# Proof Must Have Statement of what is to be proven.

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Proof Must Have Statement of what is to be proven.
"Proof:" to indicate where the proof starts Clear indication of flow Clear indication of reason for each step Careful notation, completeness and order Clear indication of the conclusion

Number Theory - Ch 3 Definitions
Z --- integers Q - rational numbers (quotients of integers) rQ  a,bZ, (r = a/b) ^ (b  0) Irrational = not rational R --- real numbers superscript of positive portion only superscript of negative portion only other superscripts: Zeven, Zodd , Q>5 "closure" of these sets for an operation Z closed under what operations?

Integer Definitions even integer odd integer prime integer (Z>1)
n Zeven  k  Z, n = 2k odd integer n  Zodd  k  Z, n = 2k+1 prime integer (Z>1) n Zprime  r,sZ+, (n=r*s) (r=1)v(s=1) composite integer (Z>1) n  Zcomposite  r,sZ+, n=r*s ^(r1)^(s1)

Constructive Proof of Existence
If we want to prove: nZeven, p,q, r,sZprime n = p+q ^ n = r+s ^pr^ ps^ qr^ qs let n=10 n Zeven by definition of even Let p = 5 and the q = 5 p,q Zprime by definition of prime 10 = 5+5 Let r = 3 and s = 7 r,s Zprime by definition of prime 10 = 3+7 and all of the inequalities hold Make sure to mention the appendix that has rules of algebra.

Methods of Proving Universally Quantified Statements
Method of Exhaustion prove for each and every member of the domain rZ+ where 23<r<29   p,q Z+ (r = p*q)^(p<=q) Generalizing from the "generic particular" suppose x is a particular but arbitrarily chosen element of the domain show that x satisfies the property i.e. rZ, r Zeven  r2 Zeven Exhaustion: Let r be an arbitrary member of Z 24 = 4* Assume r Zeven 25 = 5*5 exists k in evens such that r = 2k (def of even) 26 = 2* when squaring both sides of r = 2k, we get r2 = 4k2 27 = 3*9 by factoring out a 2 we get r2 = 2(2k2) 28=2* k2 is even because 2k2 is an integer by closure therefore r2 is even r in Zeven -> r2 in Zeven

Examples of Generalizing from the "Generic Particular"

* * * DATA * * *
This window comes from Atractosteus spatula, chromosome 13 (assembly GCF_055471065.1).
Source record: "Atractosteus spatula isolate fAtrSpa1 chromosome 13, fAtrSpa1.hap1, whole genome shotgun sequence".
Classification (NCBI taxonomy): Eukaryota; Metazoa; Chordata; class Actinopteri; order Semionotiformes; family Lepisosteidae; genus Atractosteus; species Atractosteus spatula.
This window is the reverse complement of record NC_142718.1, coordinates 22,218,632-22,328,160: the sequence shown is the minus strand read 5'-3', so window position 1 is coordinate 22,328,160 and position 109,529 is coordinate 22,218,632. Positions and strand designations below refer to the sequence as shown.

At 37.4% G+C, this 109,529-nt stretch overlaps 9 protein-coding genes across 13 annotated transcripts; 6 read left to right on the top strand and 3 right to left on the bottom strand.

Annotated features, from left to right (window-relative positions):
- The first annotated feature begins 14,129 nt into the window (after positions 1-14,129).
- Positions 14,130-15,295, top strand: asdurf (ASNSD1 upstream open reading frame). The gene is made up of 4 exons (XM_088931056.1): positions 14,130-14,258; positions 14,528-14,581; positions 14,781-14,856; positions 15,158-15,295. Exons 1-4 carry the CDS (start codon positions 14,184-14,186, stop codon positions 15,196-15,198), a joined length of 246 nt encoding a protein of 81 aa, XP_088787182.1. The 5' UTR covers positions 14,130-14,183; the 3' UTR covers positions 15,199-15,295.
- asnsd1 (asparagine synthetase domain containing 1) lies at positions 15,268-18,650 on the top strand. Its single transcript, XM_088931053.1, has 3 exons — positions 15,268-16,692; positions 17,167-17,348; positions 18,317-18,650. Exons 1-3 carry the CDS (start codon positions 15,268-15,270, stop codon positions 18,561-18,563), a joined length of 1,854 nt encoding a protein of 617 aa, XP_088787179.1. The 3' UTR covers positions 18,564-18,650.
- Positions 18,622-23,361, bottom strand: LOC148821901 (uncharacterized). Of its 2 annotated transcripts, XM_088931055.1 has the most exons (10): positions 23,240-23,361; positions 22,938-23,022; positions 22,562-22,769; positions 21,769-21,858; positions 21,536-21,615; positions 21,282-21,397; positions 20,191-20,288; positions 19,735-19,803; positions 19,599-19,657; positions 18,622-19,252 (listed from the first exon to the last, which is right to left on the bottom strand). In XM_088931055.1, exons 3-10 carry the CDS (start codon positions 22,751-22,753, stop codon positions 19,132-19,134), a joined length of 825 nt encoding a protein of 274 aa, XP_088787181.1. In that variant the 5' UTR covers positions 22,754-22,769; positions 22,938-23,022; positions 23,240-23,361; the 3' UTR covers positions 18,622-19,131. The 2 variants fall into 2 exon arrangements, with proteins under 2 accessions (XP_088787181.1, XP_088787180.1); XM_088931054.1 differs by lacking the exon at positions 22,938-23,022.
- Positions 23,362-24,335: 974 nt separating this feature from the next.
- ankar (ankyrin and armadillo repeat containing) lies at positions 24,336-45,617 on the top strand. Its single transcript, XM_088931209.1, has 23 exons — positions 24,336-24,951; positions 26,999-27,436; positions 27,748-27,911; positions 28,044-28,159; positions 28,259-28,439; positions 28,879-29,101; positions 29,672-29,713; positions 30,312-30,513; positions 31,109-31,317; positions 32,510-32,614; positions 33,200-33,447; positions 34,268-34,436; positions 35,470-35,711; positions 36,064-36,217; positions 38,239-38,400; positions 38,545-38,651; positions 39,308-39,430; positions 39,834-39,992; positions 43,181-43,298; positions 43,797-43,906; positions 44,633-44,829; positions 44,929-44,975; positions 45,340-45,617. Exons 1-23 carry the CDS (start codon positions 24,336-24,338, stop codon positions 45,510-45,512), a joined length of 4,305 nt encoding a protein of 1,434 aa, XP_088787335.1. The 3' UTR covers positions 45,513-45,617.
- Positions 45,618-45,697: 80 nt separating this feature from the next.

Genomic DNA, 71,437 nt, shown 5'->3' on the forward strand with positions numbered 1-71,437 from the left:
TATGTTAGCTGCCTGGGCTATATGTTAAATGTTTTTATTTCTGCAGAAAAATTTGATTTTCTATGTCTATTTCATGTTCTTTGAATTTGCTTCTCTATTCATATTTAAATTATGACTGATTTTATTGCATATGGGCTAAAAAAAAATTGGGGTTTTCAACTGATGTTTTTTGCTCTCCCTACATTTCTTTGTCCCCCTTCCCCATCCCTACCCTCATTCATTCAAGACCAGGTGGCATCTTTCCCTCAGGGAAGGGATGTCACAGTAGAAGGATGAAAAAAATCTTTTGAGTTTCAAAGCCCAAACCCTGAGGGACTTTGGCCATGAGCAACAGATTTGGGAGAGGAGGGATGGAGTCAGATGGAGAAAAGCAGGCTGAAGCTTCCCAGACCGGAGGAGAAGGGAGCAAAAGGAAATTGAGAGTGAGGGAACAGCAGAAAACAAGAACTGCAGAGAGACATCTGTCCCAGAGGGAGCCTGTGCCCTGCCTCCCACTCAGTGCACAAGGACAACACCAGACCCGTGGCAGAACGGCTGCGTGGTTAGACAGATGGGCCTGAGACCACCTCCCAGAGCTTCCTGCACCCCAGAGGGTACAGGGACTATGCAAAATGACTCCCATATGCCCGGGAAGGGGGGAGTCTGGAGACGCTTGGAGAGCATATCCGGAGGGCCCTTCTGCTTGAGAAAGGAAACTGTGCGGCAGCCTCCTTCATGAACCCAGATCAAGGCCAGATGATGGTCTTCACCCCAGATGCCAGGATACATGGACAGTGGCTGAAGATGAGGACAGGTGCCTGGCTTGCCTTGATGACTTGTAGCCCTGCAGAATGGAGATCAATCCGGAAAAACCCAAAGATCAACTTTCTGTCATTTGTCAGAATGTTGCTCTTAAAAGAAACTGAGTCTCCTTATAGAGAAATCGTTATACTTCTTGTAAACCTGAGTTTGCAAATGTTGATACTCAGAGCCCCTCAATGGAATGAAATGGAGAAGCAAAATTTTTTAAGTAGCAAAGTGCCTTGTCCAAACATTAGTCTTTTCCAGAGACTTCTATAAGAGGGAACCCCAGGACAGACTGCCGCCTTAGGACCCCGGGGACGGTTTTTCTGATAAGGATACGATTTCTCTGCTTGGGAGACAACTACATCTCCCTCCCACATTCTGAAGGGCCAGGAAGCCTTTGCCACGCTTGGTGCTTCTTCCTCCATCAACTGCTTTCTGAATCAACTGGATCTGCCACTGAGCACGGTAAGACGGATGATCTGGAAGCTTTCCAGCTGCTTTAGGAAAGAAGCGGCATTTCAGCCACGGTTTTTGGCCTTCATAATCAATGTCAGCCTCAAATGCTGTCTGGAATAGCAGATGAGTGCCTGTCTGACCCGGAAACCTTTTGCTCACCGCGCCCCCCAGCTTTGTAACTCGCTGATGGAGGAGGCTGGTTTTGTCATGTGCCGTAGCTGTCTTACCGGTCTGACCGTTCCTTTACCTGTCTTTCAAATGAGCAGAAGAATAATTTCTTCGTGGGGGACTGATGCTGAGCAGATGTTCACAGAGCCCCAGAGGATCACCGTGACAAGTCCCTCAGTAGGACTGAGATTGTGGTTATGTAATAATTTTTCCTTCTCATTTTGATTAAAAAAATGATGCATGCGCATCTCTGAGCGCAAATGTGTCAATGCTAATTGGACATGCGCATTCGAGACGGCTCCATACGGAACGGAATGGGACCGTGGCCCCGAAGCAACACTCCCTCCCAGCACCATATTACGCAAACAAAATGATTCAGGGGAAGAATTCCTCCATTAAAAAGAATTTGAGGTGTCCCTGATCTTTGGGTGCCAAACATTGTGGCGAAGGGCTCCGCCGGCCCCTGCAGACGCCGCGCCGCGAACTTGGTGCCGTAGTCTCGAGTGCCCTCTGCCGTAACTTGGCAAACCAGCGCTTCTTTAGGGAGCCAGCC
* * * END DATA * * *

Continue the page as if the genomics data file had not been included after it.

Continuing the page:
The product of any two odd integers is also odd. m,n Z, [(m  Zodd  n Zodd ) m*n Zodd ] The product of any two rationals is also rational. m,nQ, m*n Q

Disproof by Counter Example
 rZ, r2Z+  rZ+ Counter Example: r2= 9 ^ r = -3 r2Z+ since 9 Z+ so the antecedent is true but rZ+ since -3Z+ so the consequent is false this means the implication is false for r = -3 so this is a valid counter example When a counter example is given you must always justify that it is a valid counter example by showing the algebra (or other interpretation needed) to support your claim

Division definitions d | n  kZ, n = d*k n is divisible by d
n is a multiple of d d is a divisor of n d divides n standard factored form n = p1e1 * p2e2 * p3e3 * …* pkek

Proof using the Contrapositive
For all positive integers, if n does not divide a number to which d is a factor, then n can not divide d.

Proof using the Contrapositive
For all positive integers, if n does not divide a number to which d is a factor, then n can not divide d. n,d,cZ+, ndc  nd

Proof using the Contrapositive
For all positive integers, if n does not divide a number to which d is a factor, then n can not divide d. n,d,cZ+, ndc  nd n,d,cZ+, n|d  n|dc proof: let n, d and c be arbitrary in Z+ assume n|d there exists a k in Z such that d=nk by def of divides multiplying both sides by c gives dc = nkc kc in Z by closure of Z in multiplication n|dc by definition of divides n|d -> n|dc by closing conditional world w/out contra forall n,d,c in Z+, n|d -> n|dc by generalizing from GP

more integer definitions
div and mod operators n div d --- integer quotient for n mod d --- integer remainder for (n div d = q) ^ (n mod d = r)  n = d*q+r where n Z0, d Z+, r Z, q Z, 0 r<d relating “mod” to “divides” d|n  0 = n mod d  0 d n definition of equivalence in a mod x d y  d|(x-y) [note: their remainders are equal] sometimes written as x  y mod d meaning (x  y) mod d examples of equivalence in a modulous 122,12 mod 10 & 10,13 mod 3

Quotient Remainder Theorem
nZ dZ+ q,rZ (n=dq+r) ^ (0  r < d) Proving definition of equiv in a mod by using the quotient remainder theorem This means prove that if [m d n], then [d|(n-m)] where m,nZ and dZ+ Using what you know about mod operator from programming that the remainder is the same exists k,l,r in Z such that n = dk+r and m = dl+r n=dk+r n-dk = r m = dl + r m-dl = r n-dk = m-dl n-m = dk-dl n-m = d(k-l) k-l in Z by closure so d| (n-m) by definition of divides

Proofs using this definition
mZ+ a,bZ a m b   k Z a=b+km mZ+ a,b,c,dZ a m b ^ c m d  a+c m b+d # #2 m in Z+ and a,b in Z are GP m in Z+, a,b,c,d in Z are GP Assume a m-equiv b assume a m-equiv b and c m-equiv d m|(a-b) by def of equiv in a mod m | (a-b) and m|(c-d) by def of equiv in a mod exists k in Z such that (a-b) = mk exists k in Z such that a-b = km a = b + km by algebra exists x in Z such that c-d = xm by def of divides Assume exists k in Z a=b+mk a-b = mk (a-b)+(c-d) = km+xm by adding equals to equals Since k is an integer, (a+c)-(b+d) = (k+x)m by algebra m|(a-b) by def of divides Since k+x in Z by closure of Z in addition a m-equiv b by def of equiv in a mod m| (a+c)-(b+d) by definition of divides (a+c) m-equiv (b+d) by def of equiv in a mod

Proof by Division into Cases